The same week in which a Washington Post columnist claimed that interracial marriage makes people gag, a USA Today columnist has proposed using the U.S. military to aid those suffering in the Philippines -- as a backdoor means of getting the U.S. military back into a larger occupation of the Philippines.
While the Philippines' representative at the climate talks in Warsaw is fasting in protest of international inaction on the destruction of the earth's climate, and the U.S. negotiator has effectively told him to go jump in a typhoon, the discussion in the U.S. media is of the supposed military benefits of using Filipinos' suffering as an excuse to militarize their country.
The author of the USA Today column makes no mention of the U.S. military's history in the Philippines. This was, after all, the site of the first major modern U.S. war of foreign occupation, marked by long duration, and high and one-sided casualties. As in Iraq, some 4,000 U.S. troops died in the effort, but most of them from disease. The Philippines lost some 1.5 million men, women, and children out of a population of 6 to 7 million.
The USA Today columnist makes no mention of Filipinos' resistance to the U.S. military up through recent decades, or of President Obama's ongoing efforts to put more troops back into the Philippines, disaster or no disaster.
Instead, our benevolent militarist claims that budgets are tight in Washington -- which is of course always going to be the case for a government spending upwards of $1 trillion a year on militarism.
He claims that the United States "stations troops throughout the world in the hope of shaping the political environment so as to avoid sending them into combat" -- a perspective that ignores the alternative of neither sending them into combat nor stationing them abroad.
The terrorist attacks that the U.S. uses to justify its foreign wars are, according to U.S. officials, provoked by the over a million troops stationed in 177 countries, the drone strikes, and other such "preventive" measures.
"[D]eploying military resources for disaster relief is a remarkably effective -- and inexpensive -- investment in the future. One of the largest such deployments in history, the deployment of the aircraft carrier USS Abraham Lincoln and other assets following the Asian tsunami of 2004, is estimated to have cost $857 million. That's roughly the price of three days' operation s in Afghanistan last year."
Or of 15,500 teachers in U.S. schools, or of enormous supplies of far more edible food than an aircraft carrier full of troops and weapons.
Much of the world has long-since learned to fear U.S. Trojan horses. As I noted in War Is A Lie:
"By 1961, the cops of the world were in Vietnam, but President Kennedy's representatives there thought a lot more cops were needed and knew the public and the president would be resistant to sending them. For one thing, you couldn't keep up your image as the cops of the world if you sent in a big force to prop up an unpopular regime. What to do? What to do? Ralph Stavins, coauthor of an extensive account of Vietnam War planning, recounts that General Maxwell Taylor and Walt W. Rostow, '. . . wondered how the United States could go to war while appearing to preserve the peace. While they were pondering this question, Vietnam was suddenly struck by a deluge. It was as if God had wrought a miracle. American soldiers, acting on humanitarian impulses, could be dispatched to save Vietnam not from the Viet Cong, but from the floods.'"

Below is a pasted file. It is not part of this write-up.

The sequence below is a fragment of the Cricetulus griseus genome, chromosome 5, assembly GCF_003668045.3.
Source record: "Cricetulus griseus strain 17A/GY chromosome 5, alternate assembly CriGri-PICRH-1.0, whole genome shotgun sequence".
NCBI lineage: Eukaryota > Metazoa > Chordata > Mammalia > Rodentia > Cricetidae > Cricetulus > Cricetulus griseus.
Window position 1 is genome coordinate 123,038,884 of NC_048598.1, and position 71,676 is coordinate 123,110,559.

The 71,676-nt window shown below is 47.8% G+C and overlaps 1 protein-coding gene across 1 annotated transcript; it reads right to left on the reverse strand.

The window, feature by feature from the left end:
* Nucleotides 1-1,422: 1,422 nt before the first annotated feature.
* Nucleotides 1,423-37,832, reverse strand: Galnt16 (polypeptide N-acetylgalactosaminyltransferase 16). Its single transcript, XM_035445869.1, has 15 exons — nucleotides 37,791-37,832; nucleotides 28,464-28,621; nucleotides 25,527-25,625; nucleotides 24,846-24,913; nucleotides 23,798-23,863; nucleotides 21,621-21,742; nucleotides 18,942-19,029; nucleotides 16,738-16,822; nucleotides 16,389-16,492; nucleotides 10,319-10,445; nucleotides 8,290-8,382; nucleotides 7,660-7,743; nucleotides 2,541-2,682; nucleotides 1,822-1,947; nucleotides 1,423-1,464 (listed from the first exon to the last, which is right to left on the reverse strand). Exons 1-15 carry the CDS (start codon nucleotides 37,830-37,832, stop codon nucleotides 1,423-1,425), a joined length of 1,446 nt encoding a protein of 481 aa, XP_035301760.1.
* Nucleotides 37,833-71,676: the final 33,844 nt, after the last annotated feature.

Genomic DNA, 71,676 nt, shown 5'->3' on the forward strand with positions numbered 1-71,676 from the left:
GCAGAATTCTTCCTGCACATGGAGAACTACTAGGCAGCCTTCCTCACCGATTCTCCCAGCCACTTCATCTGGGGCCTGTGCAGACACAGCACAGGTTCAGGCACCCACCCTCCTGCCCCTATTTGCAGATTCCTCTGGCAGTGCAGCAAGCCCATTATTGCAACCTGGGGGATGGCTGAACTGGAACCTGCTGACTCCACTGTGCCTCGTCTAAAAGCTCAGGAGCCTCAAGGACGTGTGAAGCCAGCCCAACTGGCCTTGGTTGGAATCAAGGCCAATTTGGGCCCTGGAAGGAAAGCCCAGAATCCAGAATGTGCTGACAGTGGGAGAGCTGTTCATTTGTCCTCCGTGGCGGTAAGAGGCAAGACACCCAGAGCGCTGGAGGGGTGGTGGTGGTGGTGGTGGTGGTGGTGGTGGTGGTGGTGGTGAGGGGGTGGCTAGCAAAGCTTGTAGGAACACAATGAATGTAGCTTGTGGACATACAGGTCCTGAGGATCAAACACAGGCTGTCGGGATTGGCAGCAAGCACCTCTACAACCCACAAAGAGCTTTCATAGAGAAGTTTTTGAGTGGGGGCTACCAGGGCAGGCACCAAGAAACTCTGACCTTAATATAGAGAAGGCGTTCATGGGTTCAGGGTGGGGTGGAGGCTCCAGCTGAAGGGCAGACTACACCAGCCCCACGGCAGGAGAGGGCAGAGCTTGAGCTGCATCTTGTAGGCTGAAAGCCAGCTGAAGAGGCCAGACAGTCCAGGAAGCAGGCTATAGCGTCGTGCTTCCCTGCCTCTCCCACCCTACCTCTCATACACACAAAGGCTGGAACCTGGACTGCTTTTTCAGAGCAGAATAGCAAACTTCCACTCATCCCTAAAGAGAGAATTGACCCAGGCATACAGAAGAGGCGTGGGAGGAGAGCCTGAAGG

What a blessing! And how well it helped to prevent warfare!
Of course, today's enlightened punditry means well. The thought of Southeast Asians marrying their daughters might make some of them gag, but philanthropy is philanthropy after all, even if we'd never stand for some other country stationing its military here on the excuse that it brought some food and medicine along. Here's the USA Today:
"The goodwill the tsunami relief brought the U.S. is incalculable. Nearly a decade later, the effort may rank as one of the most concrete reasons Southeast Asian nations trust the long-term U.S. commitment to a strategy of 'Asian rebalancing' The Obama administration recognizes the value of disaster relief. As the Pentagon attempts to shift more of its weight to the Asian Pacific region while balancing a shrinking budget, this could turn out to be one of the best decisions it could make."
But good will is dependent on not dominating people militarily and economically -- yet that seems to be exactly the goal.
What's wrong with that, some might ask. The sneaky abuse of disaster relief might be thought to give aggressive war "prevention" an undeserved bad name were it not for the fact that nobody is threatening war on the United States and nobody is about to do so. Don't take my word for it. Listen to one of our top veteran warmongers, via PopularResistance: